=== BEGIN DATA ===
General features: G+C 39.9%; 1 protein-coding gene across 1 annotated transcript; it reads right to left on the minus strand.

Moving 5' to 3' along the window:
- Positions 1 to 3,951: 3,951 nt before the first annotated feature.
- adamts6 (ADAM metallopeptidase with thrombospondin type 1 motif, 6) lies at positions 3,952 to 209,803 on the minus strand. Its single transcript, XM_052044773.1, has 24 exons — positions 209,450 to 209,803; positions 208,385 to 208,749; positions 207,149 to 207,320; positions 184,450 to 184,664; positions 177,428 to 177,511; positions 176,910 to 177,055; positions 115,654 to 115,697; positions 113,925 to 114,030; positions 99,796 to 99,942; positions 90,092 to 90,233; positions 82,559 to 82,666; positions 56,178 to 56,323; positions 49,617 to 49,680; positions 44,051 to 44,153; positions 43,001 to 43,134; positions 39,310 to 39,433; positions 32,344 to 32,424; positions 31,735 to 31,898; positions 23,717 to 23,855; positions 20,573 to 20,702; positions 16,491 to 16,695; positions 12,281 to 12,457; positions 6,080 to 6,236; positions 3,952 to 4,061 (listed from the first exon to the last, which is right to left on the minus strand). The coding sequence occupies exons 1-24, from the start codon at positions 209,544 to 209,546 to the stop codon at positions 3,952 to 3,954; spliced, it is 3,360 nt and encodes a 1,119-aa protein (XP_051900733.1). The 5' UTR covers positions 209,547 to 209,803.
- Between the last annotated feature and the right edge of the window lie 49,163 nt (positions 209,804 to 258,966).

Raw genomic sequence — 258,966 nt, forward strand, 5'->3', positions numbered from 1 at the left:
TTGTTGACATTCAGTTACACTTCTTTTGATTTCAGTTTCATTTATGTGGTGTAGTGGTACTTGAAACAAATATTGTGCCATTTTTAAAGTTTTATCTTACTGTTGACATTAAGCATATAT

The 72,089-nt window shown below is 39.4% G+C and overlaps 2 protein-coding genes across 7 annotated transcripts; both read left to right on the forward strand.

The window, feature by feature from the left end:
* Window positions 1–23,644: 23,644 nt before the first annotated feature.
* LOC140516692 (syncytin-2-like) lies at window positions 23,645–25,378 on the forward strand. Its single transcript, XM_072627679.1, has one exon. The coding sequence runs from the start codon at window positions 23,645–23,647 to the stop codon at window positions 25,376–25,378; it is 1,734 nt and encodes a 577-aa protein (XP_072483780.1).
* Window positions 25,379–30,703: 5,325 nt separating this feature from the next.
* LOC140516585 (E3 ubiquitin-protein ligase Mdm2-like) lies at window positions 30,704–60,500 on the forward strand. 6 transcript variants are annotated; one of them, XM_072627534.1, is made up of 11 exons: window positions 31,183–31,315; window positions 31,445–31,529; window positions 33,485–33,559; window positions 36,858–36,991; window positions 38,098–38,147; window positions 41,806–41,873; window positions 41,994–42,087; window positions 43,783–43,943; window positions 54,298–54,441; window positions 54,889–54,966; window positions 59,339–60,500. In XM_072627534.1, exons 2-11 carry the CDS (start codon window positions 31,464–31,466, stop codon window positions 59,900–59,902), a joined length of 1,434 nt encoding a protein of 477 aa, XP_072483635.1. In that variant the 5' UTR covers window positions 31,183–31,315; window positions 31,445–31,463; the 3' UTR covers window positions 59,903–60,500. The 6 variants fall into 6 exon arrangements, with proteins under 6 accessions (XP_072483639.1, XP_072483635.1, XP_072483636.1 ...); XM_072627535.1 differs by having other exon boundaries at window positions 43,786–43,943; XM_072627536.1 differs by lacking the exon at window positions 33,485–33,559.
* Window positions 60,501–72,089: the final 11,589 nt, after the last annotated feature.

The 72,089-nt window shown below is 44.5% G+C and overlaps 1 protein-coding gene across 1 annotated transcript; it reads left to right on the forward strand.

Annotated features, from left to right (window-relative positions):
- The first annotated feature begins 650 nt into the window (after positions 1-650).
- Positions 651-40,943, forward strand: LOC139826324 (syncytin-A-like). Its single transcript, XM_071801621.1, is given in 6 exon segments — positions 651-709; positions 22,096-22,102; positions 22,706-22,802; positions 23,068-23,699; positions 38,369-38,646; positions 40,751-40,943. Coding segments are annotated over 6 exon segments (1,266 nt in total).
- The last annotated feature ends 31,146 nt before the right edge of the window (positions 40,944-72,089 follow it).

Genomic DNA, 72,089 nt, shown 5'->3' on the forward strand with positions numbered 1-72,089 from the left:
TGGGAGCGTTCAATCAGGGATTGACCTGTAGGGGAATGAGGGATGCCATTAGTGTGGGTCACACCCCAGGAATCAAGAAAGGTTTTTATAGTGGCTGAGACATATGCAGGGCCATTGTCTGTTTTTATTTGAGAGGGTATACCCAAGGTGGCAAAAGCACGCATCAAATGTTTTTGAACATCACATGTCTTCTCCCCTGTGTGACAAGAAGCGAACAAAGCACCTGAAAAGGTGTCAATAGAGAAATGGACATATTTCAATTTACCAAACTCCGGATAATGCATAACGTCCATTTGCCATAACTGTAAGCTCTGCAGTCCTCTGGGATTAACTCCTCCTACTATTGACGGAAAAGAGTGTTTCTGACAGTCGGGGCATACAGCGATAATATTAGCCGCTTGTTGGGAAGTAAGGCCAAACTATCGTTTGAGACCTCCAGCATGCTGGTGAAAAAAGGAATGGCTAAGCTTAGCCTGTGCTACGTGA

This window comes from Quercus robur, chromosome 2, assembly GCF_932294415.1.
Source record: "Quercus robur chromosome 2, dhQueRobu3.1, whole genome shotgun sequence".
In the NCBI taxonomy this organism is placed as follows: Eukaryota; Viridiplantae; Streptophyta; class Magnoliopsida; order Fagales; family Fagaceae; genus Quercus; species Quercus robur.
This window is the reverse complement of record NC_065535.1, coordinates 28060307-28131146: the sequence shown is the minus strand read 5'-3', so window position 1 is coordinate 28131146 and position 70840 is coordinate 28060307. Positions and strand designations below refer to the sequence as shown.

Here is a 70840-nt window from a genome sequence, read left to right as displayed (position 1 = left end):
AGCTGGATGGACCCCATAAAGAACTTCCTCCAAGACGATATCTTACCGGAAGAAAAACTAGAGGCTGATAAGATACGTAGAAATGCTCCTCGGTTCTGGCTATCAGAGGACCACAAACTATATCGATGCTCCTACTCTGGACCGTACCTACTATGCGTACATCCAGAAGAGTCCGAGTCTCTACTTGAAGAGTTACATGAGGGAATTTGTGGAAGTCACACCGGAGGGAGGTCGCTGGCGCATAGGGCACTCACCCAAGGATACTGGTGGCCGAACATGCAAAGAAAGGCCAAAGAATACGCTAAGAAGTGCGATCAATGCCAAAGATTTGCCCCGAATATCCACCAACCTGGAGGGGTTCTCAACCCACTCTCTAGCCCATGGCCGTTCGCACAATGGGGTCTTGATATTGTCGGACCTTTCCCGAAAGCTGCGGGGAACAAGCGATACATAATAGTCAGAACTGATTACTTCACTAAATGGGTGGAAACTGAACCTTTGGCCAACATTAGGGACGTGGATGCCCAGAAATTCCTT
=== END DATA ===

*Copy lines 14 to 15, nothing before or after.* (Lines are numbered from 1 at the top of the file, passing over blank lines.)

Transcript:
* Window positions 60,501–72,089: the final 11,589 nt, after the last annotated feature.

The 72,089-nt window shown below is 44.5% G+C and overlaps 1 protein-coding gene across 1 annotated transcript; it reads left to right on the forward strand.